Non-believing teachers are hiding their lack of belief to stand a better chance of employment in schools that can select teachers on the basis of their religious ethos, according to a cross-border study by two academics.
Dr Catherine Stapleton of Mary Immaculate College and Dr James Nelson of Queen’s University Belfast conducted the research that led to these findings, on both sides of the NI border.
As schools in both jurisdictions are exempt from equality legislation they have the right to discriminate against candidates on the basis of religious belief when hiring teachers.
As part of the study, qualitative interviews were undertaken with teachers from across the island.
The research found that non-religious teachers felt unprepared for the expectation that they would conform to the religious culture of a school, and felt challenged by a range of ethical and professional dilemmas.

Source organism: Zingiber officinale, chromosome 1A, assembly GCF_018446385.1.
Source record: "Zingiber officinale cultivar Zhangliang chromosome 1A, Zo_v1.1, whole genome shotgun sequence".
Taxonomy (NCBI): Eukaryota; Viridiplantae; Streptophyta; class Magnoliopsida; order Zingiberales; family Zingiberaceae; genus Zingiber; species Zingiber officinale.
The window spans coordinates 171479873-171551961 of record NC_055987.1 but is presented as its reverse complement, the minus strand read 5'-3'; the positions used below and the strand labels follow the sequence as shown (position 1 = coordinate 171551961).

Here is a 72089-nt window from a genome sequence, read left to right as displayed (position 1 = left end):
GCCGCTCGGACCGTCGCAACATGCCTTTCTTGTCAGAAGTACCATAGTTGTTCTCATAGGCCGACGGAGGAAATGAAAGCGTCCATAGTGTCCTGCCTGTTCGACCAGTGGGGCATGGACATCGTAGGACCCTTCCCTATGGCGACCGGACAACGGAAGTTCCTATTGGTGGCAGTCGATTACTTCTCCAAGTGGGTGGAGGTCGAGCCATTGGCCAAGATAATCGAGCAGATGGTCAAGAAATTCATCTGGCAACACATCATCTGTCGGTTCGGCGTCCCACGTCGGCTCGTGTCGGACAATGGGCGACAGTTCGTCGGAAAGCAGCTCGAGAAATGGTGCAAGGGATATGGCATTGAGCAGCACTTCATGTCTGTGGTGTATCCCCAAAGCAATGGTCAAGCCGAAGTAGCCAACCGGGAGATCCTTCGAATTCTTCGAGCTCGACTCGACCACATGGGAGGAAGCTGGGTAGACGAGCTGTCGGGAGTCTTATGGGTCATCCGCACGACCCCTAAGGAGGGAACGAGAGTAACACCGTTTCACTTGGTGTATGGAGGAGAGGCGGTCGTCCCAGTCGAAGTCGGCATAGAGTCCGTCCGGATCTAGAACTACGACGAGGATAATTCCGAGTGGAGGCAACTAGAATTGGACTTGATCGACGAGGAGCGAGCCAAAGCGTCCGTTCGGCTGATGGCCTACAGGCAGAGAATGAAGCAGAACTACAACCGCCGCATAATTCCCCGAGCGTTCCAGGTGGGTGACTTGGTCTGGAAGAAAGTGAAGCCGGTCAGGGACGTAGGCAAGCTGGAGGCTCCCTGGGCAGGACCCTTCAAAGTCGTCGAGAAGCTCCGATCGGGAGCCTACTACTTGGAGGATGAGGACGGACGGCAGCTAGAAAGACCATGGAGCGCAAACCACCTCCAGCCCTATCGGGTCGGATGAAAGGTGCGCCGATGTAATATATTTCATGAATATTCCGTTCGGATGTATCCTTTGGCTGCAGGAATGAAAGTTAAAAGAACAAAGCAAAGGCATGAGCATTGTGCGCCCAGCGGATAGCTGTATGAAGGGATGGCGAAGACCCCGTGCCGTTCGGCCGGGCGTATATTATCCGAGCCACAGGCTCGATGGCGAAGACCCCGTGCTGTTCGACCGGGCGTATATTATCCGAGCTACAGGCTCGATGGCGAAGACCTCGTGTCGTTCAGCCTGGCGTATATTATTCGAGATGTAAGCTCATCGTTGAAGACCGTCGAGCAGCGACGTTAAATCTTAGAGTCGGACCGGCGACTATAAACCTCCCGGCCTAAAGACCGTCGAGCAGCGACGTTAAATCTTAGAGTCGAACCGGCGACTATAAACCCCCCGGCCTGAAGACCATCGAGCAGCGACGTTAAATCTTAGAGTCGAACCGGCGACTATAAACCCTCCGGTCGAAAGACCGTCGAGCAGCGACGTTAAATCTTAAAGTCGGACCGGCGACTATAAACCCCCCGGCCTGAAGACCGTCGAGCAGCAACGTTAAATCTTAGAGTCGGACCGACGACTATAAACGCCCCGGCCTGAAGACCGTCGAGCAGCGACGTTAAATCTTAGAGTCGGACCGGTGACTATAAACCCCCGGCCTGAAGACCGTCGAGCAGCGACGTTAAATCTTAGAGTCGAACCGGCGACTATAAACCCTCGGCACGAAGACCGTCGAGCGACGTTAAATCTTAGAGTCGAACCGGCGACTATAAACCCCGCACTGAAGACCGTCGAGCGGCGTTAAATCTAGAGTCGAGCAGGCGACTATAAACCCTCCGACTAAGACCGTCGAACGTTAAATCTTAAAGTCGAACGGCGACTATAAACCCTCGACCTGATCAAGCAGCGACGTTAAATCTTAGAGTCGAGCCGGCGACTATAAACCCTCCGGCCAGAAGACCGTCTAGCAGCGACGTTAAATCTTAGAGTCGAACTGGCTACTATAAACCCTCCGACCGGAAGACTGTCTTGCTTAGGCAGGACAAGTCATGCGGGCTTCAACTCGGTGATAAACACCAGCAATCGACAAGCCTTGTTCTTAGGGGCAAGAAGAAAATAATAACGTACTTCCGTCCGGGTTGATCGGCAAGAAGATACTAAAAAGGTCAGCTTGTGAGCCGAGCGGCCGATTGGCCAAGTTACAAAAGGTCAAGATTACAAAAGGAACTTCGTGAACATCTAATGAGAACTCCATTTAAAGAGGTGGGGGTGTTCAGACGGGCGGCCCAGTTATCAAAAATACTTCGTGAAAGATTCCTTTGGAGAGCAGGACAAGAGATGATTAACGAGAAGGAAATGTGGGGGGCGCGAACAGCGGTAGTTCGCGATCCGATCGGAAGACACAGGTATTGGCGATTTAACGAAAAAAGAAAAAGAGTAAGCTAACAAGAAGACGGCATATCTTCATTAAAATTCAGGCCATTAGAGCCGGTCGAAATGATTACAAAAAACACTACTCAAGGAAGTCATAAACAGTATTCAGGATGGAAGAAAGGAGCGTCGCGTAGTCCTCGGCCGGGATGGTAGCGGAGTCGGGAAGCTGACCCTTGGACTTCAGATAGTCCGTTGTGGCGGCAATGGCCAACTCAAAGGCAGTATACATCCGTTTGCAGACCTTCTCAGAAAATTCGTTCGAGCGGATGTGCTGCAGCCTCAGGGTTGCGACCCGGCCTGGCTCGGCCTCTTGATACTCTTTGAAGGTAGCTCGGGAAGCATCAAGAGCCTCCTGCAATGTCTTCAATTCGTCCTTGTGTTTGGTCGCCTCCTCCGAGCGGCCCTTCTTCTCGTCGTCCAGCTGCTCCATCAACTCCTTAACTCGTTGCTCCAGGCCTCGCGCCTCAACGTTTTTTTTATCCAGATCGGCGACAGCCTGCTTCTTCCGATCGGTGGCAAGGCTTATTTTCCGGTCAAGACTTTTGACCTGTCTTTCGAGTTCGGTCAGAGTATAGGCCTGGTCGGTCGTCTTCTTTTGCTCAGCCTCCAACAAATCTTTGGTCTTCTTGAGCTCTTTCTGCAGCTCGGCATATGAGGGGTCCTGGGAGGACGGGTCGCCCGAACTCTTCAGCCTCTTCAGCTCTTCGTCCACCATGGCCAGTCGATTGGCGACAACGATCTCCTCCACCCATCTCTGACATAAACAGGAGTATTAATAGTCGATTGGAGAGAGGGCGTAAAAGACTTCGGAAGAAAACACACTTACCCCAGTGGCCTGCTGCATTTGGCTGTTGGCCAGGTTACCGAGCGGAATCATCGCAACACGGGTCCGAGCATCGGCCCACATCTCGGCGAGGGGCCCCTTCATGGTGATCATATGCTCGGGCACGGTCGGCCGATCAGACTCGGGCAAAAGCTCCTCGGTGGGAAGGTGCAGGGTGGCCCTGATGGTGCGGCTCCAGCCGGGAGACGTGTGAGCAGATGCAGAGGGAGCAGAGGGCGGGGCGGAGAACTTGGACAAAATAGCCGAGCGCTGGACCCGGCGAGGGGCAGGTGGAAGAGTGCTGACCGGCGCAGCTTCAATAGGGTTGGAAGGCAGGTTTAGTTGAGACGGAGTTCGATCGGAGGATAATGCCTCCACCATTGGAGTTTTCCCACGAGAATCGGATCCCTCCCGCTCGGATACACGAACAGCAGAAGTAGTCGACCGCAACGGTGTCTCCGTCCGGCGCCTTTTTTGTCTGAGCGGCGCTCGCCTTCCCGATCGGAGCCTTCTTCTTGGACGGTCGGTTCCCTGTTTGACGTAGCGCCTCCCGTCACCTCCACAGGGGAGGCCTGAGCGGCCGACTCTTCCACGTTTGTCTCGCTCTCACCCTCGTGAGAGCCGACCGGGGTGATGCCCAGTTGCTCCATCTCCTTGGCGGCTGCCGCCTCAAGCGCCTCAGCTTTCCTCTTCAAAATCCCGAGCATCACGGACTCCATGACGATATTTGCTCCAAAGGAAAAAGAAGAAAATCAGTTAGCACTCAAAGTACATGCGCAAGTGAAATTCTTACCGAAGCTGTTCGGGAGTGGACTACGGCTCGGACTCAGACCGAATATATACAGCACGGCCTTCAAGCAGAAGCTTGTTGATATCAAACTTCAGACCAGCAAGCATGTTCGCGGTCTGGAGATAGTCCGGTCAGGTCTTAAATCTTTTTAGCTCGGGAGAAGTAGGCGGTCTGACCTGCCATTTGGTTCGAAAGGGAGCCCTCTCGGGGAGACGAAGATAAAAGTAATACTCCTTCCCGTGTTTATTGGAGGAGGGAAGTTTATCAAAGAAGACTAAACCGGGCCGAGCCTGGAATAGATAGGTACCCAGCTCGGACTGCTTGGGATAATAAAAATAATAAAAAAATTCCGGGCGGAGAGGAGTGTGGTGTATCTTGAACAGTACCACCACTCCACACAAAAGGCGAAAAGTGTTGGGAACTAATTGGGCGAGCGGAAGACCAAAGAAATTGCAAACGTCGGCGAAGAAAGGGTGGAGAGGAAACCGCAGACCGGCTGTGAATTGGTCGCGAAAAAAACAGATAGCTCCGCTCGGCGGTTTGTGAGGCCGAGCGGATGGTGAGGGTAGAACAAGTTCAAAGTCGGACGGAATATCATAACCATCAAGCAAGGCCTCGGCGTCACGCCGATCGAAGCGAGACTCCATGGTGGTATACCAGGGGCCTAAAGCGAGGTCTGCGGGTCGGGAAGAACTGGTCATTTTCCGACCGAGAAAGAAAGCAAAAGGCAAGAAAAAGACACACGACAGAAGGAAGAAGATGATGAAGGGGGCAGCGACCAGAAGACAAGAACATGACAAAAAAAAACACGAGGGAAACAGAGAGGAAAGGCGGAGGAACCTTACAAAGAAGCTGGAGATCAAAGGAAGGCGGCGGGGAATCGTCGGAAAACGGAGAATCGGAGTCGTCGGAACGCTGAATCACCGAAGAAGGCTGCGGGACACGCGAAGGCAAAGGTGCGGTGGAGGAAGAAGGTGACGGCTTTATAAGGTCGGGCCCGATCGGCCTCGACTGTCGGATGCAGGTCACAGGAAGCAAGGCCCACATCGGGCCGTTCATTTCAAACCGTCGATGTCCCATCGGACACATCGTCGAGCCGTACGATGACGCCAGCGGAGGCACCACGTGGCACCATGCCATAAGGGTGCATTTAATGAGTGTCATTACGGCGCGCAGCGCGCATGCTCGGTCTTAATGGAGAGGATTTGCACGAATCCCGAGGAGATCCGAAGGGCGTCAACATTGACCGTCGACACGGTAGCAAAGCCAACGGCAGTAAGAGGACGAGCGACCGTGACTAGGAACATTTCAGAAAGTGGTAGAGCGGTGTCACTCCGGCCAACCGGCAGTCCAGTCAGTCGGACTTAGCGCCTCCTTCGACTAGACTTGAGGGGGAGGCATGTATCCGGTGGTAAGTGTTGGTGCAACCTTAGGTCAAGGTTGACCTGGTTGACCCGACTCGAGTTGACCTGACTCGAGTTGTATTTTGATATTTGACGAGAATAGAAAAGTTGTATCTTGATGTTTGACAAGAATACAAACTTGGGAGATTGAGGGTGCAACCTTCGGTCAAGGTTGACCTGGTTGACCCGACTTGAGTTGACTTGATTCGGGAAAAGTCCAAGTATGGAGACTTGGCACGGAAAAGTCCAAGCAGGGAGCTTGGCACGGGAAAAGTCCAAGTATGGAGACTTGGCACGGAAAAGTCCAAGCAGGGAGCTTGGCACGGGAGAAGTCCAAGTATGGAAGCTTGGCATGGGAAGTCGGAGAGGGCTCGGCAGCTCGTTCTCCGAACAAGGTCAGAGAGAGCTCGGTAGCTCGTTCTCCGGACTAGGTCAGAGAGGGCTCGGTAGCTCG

The majority responded by “hiding or suppressing their identity, including feigning belief”.
The report criticises current designations for schools such as “multi-denominational”, “inter-denominational” and “non-denominational”. Arguing that these categories are poorly defined, the authors propose the creation of clearly defined designations for schools which clarify the role of religion within the school. They also say governments should seek to proactively recruit a diverse teaching workforce that reflect changing beliefs.
For those with access the complete Irish Times report of this research can be found by clicking here.